Do Kwon, the ‘king of fools’ blamed for cryptocurrency market crash – BBC News BBC Homepage
- Cecilia Barria
- BBC News World
That’s $40,000 million that disappeared overnight.
This is the amount lost by those who invested in two cryptocurrencies whose value crashed on May 13: luna and terra (also known as UST), both created by tech entrepreneur sud 30-year-old Korean Do Kwon.
His story is like that of many child prodigies who arrive in Silicon Valley with the idea of creating the next big innovation that will revolutionize the market.
Kwon considered computer science at the prestigious Stanford University, USA, and worked as a software engineer at Microsoft and Apple, until he founded Anyfi, a tech company dedicated to developing connectivity alternatives.
But the creation that made it known around the world came in 2018 with Terraform Labs, a software developer headquartered in Singapore.
Do Kwon founded it with Daniel Shin, with the aim of building payment systems based on blockchain technology.
At that time, the entrepreneur claimed that he was creating a “modern financial system” that users could use without having to use banks or any other type of intermediary.
This is how he entered the world of cryptocurrencies, gaining support from big companies like Binance, who believed in the potential of their cryptocurrencies.
Forbes considered him one of the big successful young professionals in the tech world and before long it seemed like the entrepreneur had the world at his feet.
Without any humility, Do Kwon called his lunar cryptocurrency “my greatest invention” and proclaimed to the four winds the qualities of digital currency to “change the world”.
He even posted on his Twitter account (@stablekwon) that he named his daughter Luna “The name of my most beautiful creation inspired by my greatest invention”.
Madmen and the cult of personality
He quickly gained the trust of a select group of investors who were proudly referred to as “crazy people” (from the name of the coin).
Kwon’s company has raised hundreds of millions of dollars from major venture capital firms to fund its projects.
In a short time, he gains the trust of the markets and convinces many “heavyweights” of his risky trading bet based on algorithms created in his own laboratory.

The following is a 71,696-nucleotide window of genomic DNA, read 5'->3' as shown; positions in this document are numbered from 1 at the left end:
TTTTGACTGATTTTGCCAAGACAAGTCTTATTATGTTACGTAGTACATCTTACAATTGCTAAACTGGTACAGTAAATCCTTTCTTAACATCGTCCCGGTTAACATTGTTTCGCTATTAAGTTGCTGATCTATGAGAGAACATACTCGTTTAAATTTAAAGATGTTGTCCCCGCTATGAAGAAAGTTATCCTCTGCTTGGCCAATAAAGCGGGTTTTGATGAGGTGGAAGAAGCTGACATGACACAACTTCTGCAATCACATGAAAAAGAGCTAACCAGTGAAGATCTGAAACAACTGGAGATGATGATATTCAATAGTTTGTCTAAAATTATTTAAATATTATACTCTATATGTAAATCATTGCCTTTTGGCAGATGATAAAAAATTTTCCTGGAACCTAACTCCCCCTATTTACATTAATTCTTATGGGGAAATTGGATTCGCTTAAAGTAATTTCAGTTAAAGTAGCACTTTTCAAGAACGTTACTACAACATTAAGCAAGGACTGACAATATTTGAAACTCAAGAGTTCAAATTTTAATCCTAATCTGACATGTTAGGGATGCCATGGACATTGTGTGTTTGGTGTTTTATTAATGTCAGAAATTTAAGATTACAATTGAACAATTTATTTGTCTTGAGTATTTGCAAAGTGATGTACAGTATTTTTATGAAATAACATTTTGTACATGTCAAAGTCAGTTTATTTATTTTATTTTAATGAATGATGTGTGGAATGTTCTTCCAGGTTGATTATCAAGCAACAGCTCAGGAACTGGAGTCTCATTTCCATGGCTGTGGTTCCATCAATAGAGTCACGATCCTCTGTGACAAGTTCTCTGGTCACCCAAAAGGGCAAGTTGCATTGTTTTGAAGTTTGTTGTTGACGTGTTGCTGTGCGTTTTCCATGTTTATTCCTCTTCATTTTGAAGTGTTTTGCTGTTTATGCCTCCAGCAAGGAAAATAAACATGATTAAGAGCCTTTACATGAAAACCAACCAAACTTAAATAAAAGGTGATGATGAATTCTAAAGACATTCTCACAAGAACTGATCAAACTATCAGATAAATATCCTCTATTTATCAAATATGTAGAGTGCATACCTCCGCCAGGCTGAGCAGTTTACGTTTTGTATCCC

Unlike bitcoin, whose creator(s) are unknown, “Kwon coins” – as they are called in the cryptocurrency environment – are directly linked to a person.
Among the followers is Mike Novogratz, CEO of Galaxy Digital, who announced his support by getting a Luna tattoo “I’ve become a lunatic”.
The confidence of some big investors in the entrepreneur has reached such a level that the presenter of the “Mission: DeFi” podcast declared that there was a “cult of personality”.
Why Luna and Terra are “twin” currencies
Do Kwon launched the luna cryptocurrency in the market in 2018 and two years later created terra (UST), a digital currency that belongs to the category of “stablecoin” or stable currencies.
Unlike other cryptocurrencies, those that are “stable” are given this name because they are tied to a less volatile asset, such as the dollar.
It is a very different type of currency than digital currencies such as bitcoin or ether, to name a few.
The luna-terra duo has its own mathematical formula created at Terra Labs, in which the value of one depends on the other and that is why they are known as “twin currencies”.
Terra, on the other hand, is an “algorithmic stablecoin” that, through complex calculations, had to always maintain a value of 1 USD. No more, no less.
Everything seemed to be working fine, until critics started to mount, warning that Kwon’s creation – seen by some as the work of genius and by others as a Ponzi scheme – might fall apart at any time.
The market lost faith in Kwon’s algorithmic formula amid falling cryptocurrency prices and bad economic news.
Luna lost all its value (it fell from $118 to $0.09) and terra crashed just as fast.
The sharp drop in both designs has encouraged panic among some investors who have embarked on a cryptocurrency sell-off, leading to a general decline in the industry.
“I am heartbroken by the pain my invention has caused everyone,” Kwon tweeted when the scandal broke.
Big investors lost billions of dollars, although after all they knew the risk they were taking, since they have an army of analysts and cryptographers who thoroughly study every investment.
The problem is, as always, for small investors, i.e. people who – without understanding the algorithmic intricacies – trust something that will theoretically make them easy money.
In a Reddit social network forum, some users posted their struggles and even shared suicide prevention phone numbers.
“I felt like I was going to die”
A desperate man has been arrested after visiting Do Kwon’s house following the collapse of the twin rooms.
He told the BBC his life was in tatters.
“I felt like I was going to die,” said the user known as Chancers.
“I lost quite a lot of money in a short time. About $2.4 million of my cryptocurrencies disappeared.”
Others, however, instead of losing money, got rich by withdrawing their investments before the crash.
For example, Martin Baumann, co-founder of CMCC Global, a Hong Kong-based venture capital firm, said his company sold its instruments in March at around $100 apiece, according to The New York Times.
Although it may seem hard to believe, Do Kwon announced a few days ago the relaunch of its moon coin, version 2.0.
But now, the businessman has opted for a low profile and no longer speaks in public.
Perhaps because of the lawsuits that some victims of the collapse of their twin currencies will bring. Perhaps because this time it seeks to rearm with another strategy.
In any case, in the few days of Luna 2.0’s life, the results indicate that this time it will be much more difficult to convince the world of its genius.
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